Money has continued to pour into fixed-income ETFs with BlackRock’s Brett Pybus putting this down to growing interest among institutional investors.
Mr Pybus, a member of the product strategy team in BlackRock’s fixed-income portfolio management group, said fixed-income ETFs stand globally at US$460bn (£293bn).
He said: “This is reflective of what was a stand-out 2014 when we had US$85bn (£54bn) come into the industry as a whole.
“So far this year we have had US$46bn (£29bn), so we are tracking ahead of what was a record year in itself.”
Mr Pybus added BlackRock’s iShares has seen about US$23bn (£15bn) of inflows in 2015 to date, with around half of that coming from Europe and the rest from the US.
He added that ETFs have “come of age” in Europe, where they have traditionally been less popular than in the US.
Mr Pybus said a number of reasons could lie behind the growth of fixed-income ETFs, citing as an example the US$2bn (£1.28bn) which has come into inflation-linked bonds because of concerns about when the Fed and the Bank of England will raise interest rates.
Two “clear stand-out winners” have been investment-grade credit and high yield, Mr Pybus added, though emerging markets have been “muted”.
He said: “On the fixed-income side, in particular, we are seeing a marked increase in the conversations we are having with investors.”
“The conversation has changed to where it is less of a mutual fund versus ETF for investors – it’s more of an ETF versus another product they could use in fixed-income markets. So that type of conversation has definitely shifted in the past six to 18 months.”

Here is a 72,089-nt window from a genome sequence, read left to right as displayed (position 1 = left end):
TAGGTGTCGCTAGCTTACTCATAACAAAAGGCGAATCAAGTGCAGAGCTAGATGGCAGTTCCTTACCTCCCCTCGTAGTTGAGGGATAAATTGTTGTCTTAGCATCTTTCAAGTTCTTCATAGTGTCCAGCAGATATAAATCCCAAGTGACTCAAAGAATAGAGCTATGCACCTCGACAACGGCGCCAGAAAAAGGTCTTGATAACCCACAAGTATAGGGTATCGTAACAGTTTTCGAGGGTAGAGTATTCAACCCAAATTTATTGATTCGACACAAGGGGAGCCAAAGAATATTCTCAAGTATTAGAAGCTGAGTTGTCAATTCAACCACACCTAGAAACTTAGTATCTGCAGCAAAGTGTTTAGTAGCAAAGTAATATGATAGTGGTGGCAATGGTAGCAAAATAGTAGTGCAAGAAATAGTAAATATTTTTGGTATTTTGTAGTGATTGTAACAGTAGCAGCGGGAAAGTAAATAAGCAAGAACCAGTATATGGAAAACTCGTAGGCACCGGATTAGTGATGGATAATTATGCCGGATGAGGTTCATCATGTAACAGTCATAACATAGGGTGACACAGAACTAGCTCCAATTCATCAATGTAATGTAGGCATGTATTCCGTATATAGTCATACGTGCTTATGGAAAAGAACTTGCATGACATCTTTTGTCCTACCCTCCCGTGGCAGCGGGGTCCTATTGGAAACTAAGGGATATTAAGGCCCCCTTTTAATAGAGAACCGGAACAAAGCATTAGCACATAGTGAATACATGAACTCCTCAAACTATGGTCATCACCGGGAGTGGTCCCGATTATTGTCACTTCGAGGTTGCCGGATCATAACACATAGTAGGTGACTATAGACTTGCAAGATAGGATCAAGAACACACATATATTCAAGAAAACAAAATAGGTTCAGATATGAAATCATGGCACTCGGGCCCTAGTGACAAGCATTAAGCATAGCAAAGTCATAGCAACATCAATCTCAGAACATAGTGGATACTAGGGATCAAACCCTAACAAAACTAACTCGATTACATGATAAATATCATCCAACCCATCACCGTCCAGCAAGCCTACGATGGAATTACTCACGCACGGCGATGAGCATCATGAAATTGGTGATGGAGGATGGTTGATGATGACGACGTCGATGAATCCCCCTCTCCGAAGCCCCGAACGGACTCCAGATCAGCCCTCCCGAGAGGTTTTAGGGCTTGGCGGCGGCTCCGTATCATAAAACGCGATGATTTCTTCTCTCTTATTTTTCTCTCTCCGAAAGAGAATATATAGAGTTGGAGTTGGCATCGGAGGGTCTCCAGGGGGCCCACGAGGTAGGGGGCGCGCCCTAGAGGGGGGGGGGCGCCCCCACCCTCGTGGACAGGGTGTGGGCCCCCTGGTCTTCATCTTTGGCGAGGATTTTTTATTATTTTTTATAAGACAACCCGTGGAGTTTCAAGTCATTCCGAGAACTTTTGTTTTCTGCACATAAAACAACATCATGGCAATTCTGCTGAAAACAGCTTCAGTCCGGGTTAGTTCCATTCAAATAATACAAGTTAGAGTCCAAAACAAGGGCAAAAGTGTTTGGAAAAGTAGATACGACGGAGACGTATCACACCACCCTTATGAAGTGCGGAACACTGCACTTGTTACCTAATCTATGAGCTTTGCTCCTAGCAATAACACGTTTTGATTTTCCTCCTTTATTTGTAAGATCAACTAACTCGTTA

Meanwhile Nitesh Shah, associate director for research at ETF Securities, said: “Weaker than expected German Q1 GDP data, a downgrade of the UK GDP forecast from the Bank of England, and a string of poor Chinese data suggest that monetary easing from the world’s major central banks will continue for the foreseeable future.”
Andrew Swallow, director of London-based Swallow Financial Planning, said: “Right now I am incredibly bearish on fixed income, full stop. But there are several ETF products which are very popular because they are very short-dated.
“So if, like me, you believe fixed income is a terrible investment over the next 10 years because interest rates will rise, but you need some for your asset allocation, then you are going to choose something very short-dated, and there are some excellent ones around such as the iShares 1-5.”